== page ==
# Voltage and current don't seem to match up

Between two pins I'm measuring 2.1V but 0.04 mA. What does this mean?

I'm trying to light up an LED on an LPC2148. I set pin 2 to high and connected my LED to it and pin 14. It doesn't light up. When I use a multimeter to measure the voltage between these two pins, I measure enough voltage, but when I switch the multimeter to measure current, I read almost no current.

So what's up?

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Does the LED work? Is pin 2 set as an output? – tyblu Sep 30 '11 at 7:09
@200ok404notfound This one should be obvious, but are you sure that you're measuring current correctly? What exactly are you doing when you're measuring current? – AndrejaKo Sep 30 '11 at 7:27
@200ok404notfound And how do you connect it to the circuit? If you "just" connected it, you've probably made a short-circuit and blown the fuse inside the multimeter. The meter should go between the pin and the LED. If you've got two current ranges, connect the meter in series with the LED, switch to a different range and then try again. – AndrejaKo Sep 30 '11 at 7:35
@200ok404notfound Actually, sorry, I focused on the no current path and completely missed the 0.04 mA part. If you're getting a reading, it could be because the meter may not be correctly connected, but the fuse probably isn't dead if you're getting a reading. Also are you using a resistor with the LED? From what I've seen on the board schematic, the pin 2 goes directly to P0.2 and there nothing to limit the current. Strange... – AndrejaKo Sep 30 '11 at 8:00
The LED still works? Or it worked before you connected it directly across a voltage with no current-limiting resistor? – endolith Sep 30 '11 at 16:19

It means that you have very little idea of what you are doing :-).
BUT keep asking questions! :-) - it's a good way to learn.

Using a "water analogy" is a good way to get a feel for electrical terms.
As George Box said " All models are wrong, but some models are useful". ie no analogy is perfect but even an imperfect analogy can help understanding.

• Voltage is similar to the pressure in a water flow situation.

• Pressure can be caused by "head" such as height of a dam = a battery, or by a pump = an alternator or generator.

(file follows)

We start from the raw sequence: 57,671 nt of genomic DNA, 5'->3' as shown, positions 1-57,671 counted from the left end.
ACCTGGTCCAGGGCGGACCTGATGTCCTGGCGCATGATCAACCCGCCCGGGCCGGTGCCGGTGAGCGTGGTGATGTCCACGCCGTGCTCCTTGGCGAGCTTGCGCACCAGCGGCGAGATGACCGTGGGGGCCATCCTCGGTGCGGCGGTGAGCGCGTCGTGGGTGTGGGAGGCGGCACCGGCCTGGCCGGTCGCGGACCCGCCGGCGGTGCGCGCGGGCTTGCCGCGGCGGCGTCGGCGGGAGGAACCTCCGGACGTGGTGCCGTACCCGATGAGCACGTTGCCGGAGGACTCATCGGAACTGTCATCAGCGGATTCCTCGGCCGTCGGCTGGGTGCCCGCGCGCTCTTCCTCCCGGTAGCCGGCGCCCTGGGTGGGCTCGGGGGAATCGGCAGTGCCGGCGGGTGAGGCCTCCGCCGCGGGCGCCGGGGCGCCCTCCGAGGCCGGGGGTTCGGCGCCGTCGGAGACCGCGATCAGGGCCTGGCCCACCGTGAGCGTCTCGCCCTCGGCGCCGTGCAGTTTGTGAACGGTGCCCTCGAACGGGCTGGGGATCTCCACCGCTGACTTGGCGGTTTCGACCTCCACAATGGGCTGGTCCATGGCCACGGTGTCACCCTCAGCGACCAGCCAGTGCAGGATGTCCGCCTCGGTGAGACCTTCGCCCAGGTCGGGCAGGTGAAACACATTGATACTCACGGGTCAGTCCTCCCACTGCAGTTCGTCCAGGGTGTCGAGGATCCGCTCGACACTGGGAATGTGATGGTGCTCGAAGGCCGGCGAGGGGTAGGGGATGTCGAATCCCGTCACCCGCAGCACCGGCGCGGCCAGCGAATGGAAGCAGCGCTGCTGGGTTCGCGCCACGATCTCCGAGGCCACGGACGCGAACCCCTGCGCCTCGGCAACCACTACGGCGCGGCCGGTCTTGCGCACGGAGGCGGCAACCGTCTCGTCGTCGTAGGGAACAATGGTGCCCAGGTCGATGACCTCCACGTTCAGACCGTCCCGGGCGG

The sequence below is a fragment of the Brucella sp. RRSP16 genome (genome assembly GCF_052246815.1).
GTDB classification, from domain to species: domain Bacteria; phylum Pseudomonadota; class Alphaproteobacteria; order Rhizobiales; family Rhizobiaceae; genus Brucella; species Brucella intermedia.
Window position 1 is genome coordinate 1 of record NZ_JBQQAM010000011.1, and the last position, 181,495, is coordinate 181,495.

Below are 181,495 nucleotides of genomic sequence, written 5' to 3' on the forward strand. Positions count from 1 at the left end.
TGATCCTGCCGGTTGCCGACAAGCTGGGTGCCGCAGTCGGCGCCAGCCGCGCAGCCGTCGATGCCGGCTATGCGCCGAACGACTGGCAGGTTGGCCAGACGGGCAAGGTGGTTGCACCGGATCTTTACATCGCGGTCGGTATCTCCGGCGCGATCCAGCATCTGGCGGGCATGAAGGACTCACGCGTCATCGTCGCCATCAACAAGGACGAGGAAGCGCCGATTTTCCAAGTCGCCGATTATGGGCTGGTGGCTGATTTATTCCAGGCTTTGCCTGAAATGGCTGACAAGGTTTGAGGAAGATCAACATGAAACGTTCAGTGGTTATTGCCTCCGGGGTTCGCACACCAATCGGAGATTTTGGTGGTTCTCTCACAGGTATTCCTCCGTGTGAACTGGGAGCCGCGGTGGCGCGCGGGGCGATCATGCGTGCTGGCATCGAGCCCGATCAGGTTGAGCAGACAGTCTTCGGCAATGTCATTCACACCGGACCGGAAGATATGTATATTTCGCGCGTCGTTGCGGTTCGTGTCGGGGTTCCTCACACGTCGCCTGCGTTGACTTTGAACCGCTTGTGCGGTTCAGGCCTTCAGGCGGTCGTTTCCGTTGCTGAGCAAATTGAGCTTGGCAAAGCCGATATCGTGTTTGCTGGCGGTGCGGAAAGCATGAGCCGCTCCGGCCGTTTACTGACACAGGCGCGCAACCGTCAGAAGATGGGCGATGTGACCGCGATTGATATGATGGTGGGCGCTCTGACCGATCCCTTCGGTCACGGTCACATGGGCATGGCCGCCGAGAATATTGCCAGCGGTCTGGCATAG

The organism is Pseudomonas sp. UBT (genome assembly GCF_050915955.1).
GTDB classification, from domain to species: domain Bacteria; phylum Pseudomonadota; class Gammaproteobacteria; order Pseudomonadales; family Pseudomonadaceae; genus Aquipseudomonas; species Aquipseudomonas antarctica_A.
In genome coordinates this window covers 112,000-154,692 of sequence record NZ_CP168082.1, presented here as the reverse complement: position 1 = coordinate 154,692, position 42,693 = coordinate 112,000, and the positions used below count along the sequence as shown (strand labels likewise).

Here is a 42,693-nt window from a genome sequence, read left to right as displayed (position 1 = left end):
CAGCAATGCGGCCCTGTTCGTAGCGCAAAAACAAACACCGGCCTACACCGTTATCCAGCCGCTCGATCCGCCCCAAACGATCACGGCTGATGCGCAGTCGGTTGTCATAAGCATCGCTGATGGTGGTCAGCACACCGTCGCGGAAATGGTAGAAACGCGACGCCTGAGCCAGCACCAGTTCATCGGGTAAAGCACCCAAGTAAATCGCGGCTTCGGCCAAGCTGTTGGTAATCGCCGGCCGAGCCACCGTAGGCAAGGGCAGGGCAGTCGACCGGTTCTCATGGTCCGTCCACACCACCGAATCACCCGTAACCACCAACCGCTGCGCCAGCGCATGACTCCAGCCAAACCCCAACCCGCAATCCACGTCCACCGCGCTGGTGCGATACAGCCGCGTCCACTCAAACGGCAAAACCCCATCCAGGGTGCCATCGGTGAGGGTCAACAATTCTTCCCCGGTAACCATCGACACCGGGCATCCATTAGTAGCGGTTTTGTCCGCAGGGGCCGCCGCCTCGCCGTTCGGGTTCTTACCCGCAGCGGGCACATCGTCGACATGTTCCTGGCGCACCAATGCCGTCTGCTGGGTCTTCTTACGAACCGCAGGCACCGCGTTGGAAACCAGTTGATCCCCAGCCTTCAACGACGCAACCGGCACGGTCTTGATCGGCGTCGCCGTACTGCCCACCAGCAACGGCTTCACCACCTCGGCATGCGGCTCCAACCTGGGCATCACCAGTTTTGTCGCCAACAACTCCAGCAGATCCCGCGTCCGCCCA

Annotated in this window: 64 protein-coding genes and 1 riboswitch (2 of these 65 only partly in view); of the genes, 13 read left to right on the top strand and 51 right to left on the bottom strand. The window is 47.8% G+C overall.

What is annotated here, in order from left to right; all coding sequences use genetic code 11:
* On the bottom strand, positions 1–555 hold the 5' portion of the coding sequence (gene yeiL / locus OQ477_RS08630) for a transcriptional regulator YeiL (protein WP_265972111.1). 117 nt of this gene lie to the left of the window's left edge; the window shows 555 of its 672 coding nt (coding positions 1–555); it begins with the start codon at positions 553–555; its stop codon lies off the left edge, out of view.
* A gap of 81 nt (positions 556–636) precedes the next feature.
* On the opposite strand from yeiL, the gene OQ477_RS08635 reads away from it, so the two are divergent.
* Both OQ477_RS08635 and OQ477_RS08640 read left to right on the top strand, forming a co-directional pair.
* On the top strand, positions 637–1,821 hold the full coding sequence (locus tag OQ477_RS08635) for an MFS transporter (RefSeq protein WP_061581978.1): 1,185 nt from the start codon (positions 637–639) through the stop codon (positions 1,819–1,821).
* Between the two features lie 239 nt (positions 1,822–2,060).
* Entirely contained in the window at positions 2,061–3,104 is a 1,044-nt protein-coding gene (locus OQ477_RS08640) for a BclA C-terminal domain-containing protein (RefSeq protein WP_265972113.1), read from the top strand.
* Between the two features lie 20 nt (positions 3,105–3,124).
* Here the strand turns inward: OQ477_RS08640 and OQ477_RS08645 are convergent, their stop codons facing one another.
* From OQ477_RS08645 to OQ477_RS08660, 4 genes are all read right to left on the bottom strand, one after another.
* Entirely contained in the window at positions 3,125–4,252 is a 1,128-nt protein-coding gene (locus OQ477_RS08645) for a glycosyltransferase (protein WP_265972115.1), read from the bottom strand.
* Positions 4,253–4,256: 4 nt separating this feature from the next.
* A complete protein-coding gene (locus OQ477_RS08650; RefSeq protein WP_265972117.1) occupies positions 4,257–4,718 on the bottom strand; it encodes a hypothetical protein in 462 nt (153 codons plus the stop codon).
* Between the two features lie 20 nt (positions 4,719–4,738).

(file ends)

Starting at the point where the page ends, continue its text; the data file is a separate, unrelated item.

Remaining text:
• Water current flow is about the same as electrical current flow.

• Resistance to water flow such as from a thin pipe, is similar to electrical resistance.

Some things get harder and the models may be even less exact but:

• A Capacitor is like having a water tank with in and out pipes at the bottom on opposite sides and a flexible rubber dividing wall separating the two halves. The size of the tank and the flexibility of the rubber are related to capacitor size.

• An inductor is like having a length of tubing made of flexible rubber so that it will expand as water flows through it under pressure.

SO

Your 2.1V and 0.04 mA are like looking at system and seeing some water pressure (voltage) and water-current flow (current in mA). The size of the voltage and the size of the current will depend on the "circuit" (pipe connections, lengths, sizes etc.). Until you explain quite a lot better how you measured these things and what your circuit is like we cannot explain why they are as they are.

Note that voltage and current ALWAYS match up.
Nature is never wrong :-).
Any time we think it is wrong it means that we do not properly understand it (yet).

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Schematic or it didn't happen!

You're not telling us everything, but the most obvious explanation would be in Ohm's Law:

$R = \dfrac{V}{I} = \dfrac{2.1V}{0.04mA} = 52500\Omega$

So you could be measuring the 2.1V drop over a 52.5k$\Omega$ resistor.
With the right resistor value any voltage/current ratio can be achieved, so "not matching up" doesn't make sense.

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